I threw practically every musical genre at the Big Jambox and still came away impressed. It excelled at mid- and high-range notes, which made it ideal for Air’s unique soundscape and most electronic music. The Big Jambox had some trouble with extremely low-frequency notes, which are typically handled by external subwoofers, but it was nothing deal-breaking.
LiveAudio, Jawbone’s 3D audio technology, comes pre-installed on the Big Jambox, and it does a surprisingly great job of making audio sound more expansive. The software emulates left- and right-channel separation, so music that takes advantage of stereo positioning sounds especially good. I tested out LiveAudio on the original Jambox, but the Big Jambox can do a lot more with the technology thanks to its larger size.
The device is also well-suited for movies and TV — at least, if you’re not willing to set up a decent surround sound system. Unsurprisingly, the Big Jambox pumped out sound richer and louder than the built-in speakers in my plasma TV. Sound quality in HDTVs has actually gotten worse as sets have become thinner, so practically any external speaker setup would be an improvement.
Jawbone also touts Big Jambox’s “Type-1″ speakerphone compliancy, which means it passes a certain baseline of quality for enterprise use. I still use the original Jambox as a speakerphone today, and the Big Jambox improves upon it by allowing for group conference calls. Its omnidirectional microphone is positioned on top of the speaker, which makes it perfect for placing in the center of a table for group calls.
While the Big Jambox sounds great, its best feature is the ability to continue sounding great pretty much anywhere. Unlike traditional speakers that rarely ever move, the Big Jambox’s large battery and light weight makes it the perfect speaker for any room. It can move with you from the living room, to the kitchen, and even outdoors, without being chained down by wires.
The Bad: No Airplay, Wi-Fi, price may be tough to stomach
Above: The original Jambox atop the Big Jambox
For some reason, consumers always seem to skimp on audio technology. Far too many people live with the iPod’s crummy white headphones, and only certain audiophiles (like this writer) will invest in a killer home theater setup. At $299, the Big Jambox may be too expensive for the typical consumer, though I’d wager that once they see how useful it can be, they won’t mind the cost.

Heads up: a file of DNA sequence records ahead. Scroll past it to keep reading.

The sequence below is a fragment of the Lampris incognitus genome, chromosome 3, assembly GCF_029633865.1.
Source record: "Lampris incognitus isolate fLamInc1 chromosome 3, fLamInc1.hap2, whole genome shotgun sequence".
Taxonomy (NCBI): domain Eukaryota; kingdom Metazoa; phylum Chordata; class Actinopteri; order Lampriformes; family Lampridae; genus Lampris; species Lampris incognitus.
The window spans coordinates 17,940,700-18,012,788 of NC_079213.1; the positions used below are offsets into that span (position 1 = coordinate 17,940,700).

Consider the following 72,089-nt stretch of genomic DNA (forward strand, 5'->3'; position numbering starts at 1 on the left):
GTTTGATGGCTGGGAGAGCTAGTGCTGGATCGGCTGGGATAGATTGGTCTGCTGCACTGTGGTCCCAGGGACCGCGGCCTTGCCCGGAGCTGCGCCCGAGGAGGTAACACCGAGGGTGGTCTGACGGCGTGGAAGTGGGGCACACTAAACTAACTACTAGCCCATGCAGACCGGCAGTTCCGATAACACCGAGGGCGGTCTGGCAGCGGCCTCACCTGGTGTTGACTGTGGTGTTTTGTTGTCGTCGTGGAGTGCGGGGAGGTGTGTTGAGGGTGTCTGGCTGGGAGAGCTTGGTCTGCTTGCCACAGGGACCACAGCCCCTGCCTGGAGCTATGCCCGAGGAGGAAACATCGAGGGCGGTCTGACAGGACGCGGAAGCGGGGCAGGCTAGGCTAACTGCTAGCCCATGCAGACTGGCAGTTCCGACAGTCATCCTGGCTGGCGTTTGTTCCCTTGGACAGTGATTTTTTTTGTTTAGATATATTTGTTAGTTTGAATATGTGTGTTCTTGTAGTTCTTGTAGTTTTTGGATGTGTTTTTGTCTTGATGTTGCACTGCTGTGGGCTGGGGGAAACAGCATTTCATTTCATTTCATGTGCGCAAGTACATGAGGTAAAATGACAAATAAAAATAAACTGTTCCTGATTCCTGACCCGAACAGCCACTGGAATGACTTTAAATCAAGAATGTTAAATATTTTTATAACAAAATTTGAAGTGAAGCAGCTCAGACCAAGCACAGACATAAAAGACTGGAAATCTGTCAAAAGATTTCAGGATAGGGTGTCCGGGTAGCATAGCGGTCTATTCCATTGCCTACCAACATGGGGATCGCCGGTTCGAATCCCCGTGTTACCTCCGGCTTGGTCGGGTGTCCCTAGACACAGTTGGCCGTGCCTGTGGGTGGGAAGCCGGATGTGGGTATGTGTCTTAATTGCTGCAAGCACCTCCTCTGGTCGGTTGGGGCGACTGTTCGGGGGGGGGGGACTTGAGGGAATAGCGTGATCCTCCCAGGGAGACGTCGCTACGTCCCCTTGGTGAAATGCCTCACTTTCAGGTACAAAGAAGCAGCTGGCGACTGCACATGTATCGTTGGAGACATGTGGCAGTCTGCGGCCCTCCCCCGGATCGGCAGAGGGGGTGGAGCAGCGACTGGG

Jawbone is also holding steady with the original Jambox’s $199 price, which means the Big Jambox is a pretty great deal considering how much better it sounds for $100 more.
It’s also surprising that Jawbone didn’t upgrade the device with Airplay (for potentially better sound quality from iOS devices) and Wi-Fi functionality, though I honestly didn’t miss either since Bluetooth worked well enough. Both of those technologies also could have cut into the Big Jambox’s playback time — Bluetooth was always designed as something for low-power devices.
The Lowdown: A surprisingly killer wireless speaker
I’ve been testing out several wireless audio products over the last few weeks, and the Big Jambox ranks among the leaders. It’s gorgeously designed, sounds fantastic, and is one of the most useful devices I’ve reviewed.
Unfortunately, I haven’t had a chance to test out the Sonos Play:3, which is the Big Jambox’s direct competitor at $299. But the Big Jambox stood up well against my Audioengine 2 computer speakers, as well as my home theater setup (a Harmon Kardon receiver with Onkyo speakers + sub). That alone tells me that Jawbone has crafted something special.
The Big Jambox will be available on May 15 for $299, with pre-orders starting today.
VentureBeat’s VB Insight team is studying email marketing tools.
Chime in here, and we’ll share the results